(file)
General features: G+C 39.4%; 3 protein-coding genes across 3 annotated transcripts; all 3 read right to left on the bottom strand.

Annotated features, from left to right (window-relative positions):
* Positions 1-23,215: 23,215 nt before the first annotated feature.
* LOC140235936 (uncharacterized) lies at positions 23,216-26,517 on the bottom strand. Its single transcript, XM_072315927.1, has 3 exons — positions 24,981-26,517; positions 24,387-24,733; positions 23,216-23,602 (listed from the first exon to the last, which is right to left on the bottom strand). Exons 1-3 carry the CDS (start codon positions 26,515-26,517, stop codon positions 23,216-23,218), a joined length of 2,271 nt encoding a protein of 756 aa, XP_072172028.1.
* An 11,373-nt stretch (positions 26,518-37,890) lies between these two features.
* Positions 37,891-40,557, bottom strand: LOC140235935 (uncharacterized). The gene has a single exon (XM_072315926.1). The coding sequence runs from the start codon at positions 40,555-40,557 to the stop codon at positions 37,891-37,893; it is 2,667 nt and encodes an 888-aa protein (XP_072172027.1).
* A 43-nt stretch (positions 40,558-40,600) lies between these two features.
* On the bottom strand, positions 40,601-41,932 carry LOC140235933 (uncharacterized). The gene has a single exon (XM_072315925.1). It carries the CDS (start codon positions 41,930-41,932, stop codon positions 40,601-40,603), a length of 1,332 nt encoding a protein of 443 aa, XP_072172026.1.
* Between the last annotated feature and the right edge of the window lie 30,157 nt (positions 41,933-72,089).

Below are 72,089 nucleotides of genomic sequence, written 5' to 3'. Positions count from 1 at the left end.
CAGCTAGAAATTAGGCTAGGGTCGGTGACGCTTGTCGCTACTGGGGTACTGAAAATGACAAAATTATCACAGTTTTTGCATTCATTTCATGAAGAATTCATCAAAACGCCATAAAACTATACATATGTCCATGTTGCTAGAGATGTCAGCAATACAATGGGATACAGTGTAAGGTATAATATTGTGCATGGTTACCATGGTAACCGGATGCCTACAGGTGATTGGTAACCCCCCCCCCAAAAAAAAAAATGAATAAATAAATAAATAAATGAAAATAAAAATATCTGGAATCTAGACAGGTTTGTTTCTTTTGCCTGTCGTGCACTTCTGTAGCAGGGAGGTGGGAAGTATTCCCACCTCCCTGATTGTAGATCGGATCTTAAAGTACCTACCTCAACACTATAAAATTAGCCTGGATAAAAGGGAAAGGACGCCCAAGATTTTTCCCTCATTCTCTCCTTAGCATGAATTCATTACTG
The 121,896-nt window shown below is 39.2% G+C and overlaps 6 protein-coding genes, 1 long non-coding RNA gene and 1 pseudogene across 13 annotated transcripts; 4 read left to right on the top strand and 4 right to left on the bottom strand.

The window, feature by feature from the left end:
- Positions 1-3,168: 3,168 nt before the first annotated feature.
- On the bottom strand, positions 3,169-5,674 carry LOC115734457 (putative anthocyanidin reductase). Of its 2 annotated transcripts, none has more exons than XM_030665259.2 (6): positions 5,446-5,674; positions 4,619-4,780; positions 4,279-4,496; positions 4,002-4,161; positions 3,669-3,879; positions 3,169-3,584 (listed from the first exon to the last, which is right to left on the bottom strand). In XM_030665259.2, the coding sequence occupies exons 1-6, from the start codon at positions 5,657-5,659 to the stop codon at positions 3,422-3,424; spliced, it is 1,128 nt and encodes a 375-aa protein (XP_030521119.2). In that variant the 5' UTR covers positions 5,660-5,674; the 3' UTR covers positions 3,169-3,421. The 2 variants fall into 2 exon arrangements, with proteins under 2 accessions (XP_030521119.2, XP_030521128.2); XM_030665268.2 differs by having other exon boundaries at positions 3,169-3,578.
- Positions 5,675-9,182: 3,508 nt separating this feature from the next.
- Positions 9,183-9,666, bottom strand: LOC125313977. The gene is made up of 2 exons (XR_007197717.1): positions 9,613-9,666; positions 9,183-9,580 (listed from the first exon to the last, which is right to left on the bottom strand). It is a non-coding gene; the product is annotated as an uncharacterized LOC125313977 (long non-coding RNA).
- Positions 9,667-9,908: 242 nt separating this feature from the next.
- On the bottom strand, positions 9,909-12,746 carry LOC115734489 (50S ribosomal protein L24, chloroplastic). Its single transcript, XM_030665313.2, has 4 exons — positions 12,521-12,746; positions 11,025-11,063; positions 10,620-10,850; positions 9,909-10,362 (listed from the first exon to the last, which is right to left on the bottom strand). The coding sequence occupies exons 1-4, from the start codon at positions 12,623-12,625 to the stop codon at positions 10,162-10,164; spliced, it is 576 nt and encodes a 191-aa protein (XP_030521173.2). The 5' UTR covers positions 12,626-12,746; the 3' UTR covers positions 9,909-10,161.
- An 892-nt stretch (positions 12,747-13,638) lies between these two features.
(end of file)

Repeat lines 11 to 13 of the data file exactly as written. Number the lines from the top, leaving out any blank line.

CAGCTAGAAATTAGGCTAGGGTCGGTGACGCTTGTCGCTACTGGGGTACTGAAAATGACAAAATTATCACAGTTTTTGCATTCATTTCATGAAGAATTCATCAAAACGCCATAAAACTATACATATGTCCATGTTGCTAGAGATGTCAGCAATACAATGGGATACAGTGTAAGGTATAATATTGTGCATGGTTACCATGGTAACCGGATGCCTACAGGTGATTGGTAACCCCCCCCCCAAAAAAAAAAATGAATAAATAAATAAATAAATGAAAATAAAAATATCTGGAATCTAGACAGGTTTGTTTCTTTTGCCTGTCGTGCACTTCTGTAGCAGGGAGGTGGGAAGTATTCCCACCTCCCTGATTGTAGATCGGATCTTAAAGTACCTACCTCAACACTATAAAATTAGCCTGGATAAAAGGGAAAGGACGCCCAAGATTTTTCCCTCATTCTCTCCTTAGCATGAATTCATTACTG
The 121,896-nt window shown below is 39.2% G+C and overlaps 6 protein-coding genes, 1 long non-coding RNA gene and 1 pseudogene across 13 annotated transcripts; 4 read left to right on the top strand and 4 right to left on the bottom strand.

The window, feature by feature from the left end: